The tallest mountain in Puerto Rico is not only a scenic tropical vista but it also hides the only known habitat of an endangered fern found nowhere else in the world.
Cerro de Punta is the highest point in Puerto Rico at 4,389 feet above sea level. Located in the Cordillera Central that runs across the island from east to west, the mountain has a road leading to the top which holds a group of communication towers, an observation platform, and a montane dwarf, or elfin, forest. Near the summit is the unique habitat of a plant known as the Elaphoglossum serpens, which according to the US Fish and Wildlife Service recovery plan, grows on only six moss-covered trees in the mountains forest. Like some mythical herb that can only be obtained via a heroic quest (or an endangered species that is on the razor’s edge of annihilation), there are only thought to be 22 remaining specimens left in the world, all of which are found in the small summit grove.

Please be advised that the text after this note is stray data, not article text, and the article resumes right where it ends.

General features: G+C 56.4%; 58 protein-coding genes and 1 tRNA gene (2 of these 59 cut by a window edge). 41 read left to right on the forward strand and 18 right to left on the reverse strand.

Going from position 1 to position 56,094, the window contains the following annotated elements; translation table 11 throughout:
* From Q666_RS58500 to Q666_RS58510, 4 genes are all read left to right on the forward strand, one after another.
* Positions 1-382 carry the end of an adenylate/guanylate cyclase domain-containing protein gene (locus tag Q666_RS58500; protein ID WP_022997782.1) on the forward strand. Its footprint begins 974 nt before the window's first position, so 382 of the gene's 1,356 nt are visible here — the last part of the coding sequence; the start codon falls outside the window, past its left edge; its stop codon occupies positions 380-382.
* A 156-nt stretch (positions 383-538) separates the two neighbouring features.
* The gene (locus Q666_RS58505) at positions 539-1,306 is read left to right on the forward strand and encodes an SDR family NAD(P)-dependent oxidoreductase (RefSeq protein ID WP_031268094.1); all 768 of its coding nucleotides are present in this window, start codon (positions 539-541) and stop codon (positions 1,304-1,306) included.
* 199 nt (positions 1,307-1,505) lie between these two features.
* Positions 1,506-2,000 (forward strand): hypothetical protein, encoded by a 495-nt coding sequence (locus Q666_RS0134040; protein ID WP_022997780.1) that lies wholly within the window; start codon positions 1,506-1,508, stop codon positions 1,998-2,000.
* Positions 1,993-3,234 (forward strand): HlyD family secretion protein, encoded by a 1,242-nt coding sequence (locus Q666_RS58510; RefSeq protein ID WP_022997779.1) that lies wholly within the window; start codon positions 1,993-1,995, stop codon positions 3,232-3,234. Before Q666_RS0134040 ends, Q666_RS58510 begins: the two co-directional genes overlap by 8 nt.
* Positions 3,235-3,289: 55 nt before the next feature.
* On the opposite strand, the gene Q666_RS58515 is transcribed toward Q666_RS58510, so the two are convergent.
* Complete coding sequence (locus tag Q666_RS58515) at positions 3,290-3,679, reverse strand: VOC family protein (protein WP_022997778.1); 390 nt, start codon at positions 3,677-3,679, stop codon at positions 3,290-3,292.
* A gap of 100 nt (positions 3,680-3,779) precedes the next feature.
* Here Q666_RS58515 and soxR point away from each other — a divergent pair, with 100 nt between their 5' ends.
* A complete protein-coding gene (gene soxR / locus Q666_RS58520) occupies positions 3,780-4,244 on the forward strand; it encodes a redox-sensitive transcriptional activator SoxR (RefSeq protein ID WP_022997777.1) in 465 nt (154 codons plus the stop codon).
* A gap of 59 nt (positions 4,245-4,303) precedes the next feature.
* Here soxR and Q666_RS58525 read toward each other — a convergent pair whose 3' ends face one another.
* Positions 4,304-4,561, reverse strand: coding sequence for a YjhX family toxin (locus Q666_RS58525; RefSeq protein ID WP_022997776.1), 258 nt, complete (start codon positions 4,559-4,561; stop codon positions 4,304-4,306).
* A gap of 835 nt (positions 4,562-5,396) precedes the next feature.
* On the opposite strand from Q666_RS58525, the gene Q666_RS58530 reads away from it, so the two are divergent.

In 1989 a hurricane severely damaged the peak, threatening to destroy the fern species wholesale, and construction interests in the area continue to pose an additional threat to the peak’s flora. However at the most extreme altitude in the area, the Elaphoglossum serpens may be in the safest place possible.